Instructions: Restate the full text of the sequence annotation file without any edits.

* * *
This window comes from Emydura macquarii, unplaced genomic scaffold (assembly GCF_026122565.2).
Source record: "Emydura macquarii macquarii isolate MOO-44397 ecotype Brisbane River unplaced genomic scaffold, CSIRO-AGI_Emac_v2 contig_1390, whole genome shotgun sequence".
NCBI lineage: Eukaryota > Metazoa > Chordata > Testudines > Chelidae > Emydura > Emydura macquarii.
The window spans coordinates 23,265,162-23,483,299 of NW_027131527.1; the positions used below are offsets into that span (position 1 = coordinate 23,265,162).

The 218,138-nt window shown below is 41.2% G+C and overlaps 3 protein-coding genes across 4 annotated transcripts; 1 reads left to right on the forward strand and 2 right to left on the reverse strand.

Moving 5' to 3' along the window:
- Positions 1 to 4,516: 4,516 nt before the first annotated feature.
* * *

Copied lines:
This window comes from Emydura macquarii, unplaced genomic scaffold (assembly GCF_026122565.2).
Source record: "Emydura macquarii macquarii isolate MOO-44397 ecotype Brisbane River unplaced genomic scaffold, CSIRO-AGI_Emac_v2 contig_1390, whole genome shotgun sequence".
NCBI lineage: Eukaryota > Metazoa > Chordata > Testudines > Chelidae > Emydura > Emydura macquarii.
The window spans coordinates 23,265,162-23,483,299 of NW_027131527.1; the positions used below are offsets into that span (position 1 = coordinate 23,265,162).

The 218,138-nt window shown below is 41.2% G+C and overlaps 3 protein-coding genes across 4 annotated transcripts; 1 reads left to right on the forward strand and 2 right to left on the reverse strand.

Moving 5' to 3' along the window:
- Positions 1 to 4,516: 4,516 nt before the first annotated feature.